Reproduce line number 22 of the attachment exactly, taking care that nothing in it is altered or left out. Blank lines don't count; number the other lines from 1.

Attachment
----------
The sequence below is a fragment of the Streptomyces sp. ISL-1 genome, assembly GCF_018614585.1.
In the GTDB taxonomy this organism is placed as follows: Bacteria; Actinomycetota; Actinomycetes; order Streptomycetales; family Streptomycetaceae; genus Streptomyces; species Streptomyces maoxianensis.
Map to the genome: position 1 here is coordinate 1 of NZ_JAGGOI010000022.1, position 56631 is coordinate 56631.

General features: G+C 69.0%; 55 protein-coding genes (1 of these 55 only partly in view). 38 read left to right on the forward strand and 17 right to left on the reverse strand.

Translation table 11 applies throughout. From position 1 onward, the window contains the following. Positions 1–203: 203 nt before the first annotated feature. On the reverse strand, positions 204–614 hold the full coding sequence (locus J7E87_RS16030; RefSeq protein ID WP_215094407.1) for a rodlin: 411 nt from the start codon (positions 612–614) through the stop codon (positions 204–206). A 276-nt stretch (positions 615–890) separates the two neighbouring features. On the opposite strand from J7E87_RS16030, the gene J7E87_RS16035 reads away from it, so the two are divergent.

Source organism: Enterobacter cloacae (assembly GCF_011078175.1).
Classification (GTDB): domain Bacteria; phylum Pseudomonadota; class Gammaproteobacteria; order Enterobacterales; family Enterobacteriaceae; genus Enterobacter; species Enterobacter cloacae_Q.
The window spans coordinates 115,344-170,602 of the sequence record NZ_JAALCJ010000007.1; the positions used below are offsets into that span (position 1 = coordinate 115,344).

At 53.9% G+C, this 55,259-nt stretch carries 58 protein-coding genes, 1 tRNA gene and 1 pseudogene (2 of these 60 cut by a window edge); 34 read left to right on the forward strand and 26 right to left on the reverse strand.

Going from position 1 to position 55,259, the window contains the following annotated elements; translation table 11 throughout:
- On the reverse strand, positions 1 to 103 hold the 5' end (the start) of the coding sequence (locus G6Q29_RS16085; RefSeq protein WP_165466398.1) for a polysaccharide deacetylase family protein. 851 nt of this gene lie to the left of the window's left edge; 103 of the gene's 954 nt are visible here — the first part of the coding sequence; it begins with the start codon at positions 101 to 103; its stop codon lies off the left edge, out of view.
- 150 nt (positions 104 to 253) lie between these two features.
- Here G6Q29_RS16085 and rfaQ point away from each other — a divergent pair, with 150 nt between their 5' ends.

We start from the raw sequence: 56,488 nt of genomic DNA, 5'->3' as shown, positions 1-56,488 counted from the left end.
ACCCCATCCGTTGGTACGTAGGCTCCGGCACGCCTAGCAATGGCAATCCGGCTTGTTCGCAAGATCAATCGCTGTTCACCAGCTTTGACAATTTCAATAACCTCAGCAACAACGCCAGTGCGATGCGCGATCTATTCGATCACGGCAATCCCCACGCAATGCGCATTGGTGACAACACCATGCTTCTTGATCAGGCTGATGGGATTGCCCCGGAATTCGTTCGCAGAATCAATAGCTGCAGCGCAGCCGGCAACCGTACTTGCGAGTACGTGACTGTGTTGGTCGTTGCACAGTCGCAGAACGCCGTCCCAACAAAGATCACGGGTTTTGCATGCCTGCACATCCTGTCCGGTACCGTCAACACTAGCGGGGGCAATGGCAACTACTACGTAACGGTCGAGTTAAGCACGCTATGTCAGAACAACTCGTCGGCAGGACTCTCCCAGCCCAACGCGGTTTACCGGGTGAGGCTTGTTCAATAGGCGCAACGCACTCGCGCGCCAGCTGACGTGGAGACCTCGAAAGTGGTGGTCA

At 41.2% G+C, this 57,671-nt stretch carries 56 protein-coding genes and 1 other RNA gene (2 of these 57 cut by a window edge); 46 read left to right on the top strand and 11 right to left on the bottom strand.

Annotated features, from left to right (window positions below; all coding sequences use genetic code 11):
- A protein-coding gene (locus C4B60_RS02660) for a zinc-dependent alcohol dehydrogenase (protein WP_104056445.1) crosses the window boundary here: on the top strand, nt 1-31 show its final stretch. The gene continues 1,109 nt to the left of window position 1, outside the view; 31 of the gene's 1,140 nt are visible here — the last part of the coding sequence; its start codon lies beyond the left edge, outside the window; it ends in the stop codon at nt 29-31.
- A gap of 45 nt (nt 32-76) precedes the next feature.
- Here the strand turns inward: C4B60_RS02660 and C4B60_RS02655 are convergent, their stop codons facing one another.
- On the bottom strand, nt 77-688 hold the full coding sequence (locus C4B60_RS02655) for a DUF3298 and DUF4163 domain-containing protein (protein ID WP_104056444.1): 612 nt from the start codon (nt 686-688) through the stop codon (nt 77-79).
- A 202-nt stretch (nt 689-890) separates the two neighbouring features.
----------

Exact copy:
- A 202-nt stretch (nt 689-890) separates the two neighbouring features.